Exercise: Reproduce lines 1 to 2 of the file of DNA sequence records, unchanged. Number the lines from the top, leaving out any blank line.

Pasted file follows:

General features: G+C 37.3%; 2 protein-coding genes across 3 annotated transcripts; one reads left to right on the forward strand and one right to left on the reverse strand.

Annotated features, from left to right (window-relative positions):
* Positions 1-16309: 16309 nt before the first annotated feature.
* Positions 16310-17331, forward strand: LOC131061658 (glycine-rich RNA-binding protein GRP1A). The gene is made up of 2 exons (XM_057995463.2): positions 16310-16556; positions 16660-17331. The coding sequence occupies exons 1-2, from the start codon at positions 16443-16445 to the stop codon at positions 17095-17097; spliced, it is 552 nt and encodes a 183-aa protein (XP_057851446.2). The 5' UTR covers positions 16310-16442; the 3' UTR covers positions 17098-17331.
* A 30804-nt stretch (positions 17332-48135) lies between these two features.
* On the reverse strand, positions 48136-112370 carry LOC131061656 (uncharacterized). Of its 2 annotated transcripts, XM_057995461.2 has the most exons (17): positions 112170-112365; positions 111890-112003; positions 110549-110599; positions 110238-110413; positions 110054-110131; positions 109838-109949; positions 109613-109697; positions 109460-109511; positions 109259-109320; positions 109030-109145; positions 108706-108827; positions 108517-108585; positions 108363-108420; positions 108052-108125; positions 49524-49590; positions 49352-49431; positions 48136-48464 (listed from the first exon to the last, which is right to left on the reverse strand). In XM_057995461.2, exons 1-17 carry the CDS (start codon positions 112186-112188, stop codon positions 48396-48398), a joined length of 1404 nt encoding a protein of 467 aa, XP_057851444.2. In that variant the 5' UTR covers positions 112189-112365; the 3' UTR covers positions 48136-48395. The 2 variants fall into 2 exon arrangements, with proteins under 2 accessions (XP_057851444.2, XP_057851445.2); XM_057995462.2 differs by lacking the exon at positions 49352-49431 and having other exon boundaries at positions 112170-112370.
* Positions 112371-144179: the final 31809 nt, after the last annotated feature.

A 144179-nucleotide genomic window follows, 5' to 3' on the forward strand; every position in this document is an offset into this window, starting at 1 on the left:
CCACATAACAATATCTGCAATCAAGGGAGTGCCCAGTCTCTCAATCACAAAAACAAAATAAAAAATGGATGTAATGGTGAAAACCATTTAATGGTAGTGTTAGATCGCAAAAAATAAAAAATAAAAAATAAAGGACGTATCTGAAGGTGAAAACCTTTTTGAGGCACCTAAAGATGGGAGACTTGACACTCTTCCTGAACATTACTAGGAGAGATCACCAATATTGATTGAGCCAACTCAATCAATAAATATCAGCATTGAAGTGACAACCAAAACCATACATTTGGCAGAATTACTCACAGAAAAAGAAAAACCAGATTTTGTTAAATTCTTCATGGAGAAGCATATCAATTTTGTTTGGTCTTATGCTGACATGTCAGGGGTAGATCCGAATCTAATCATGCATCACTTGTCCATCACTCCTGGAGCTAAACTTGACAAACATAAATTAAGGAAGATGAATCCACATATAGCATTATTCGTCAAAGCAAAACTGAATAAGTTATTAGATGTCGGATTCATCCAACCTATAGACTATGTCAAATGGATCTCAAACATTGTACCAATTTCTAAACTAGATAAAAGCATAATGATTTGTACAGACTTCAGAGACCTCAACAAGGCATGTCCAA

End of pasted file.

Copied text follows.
General features: G+C 37.3%; 2 protein-coding genes across 3 annotated transcripts; one reads left to right on the forward strand and one right to left on the reverse strand.

Annotated features, from left to right (window-relative positions):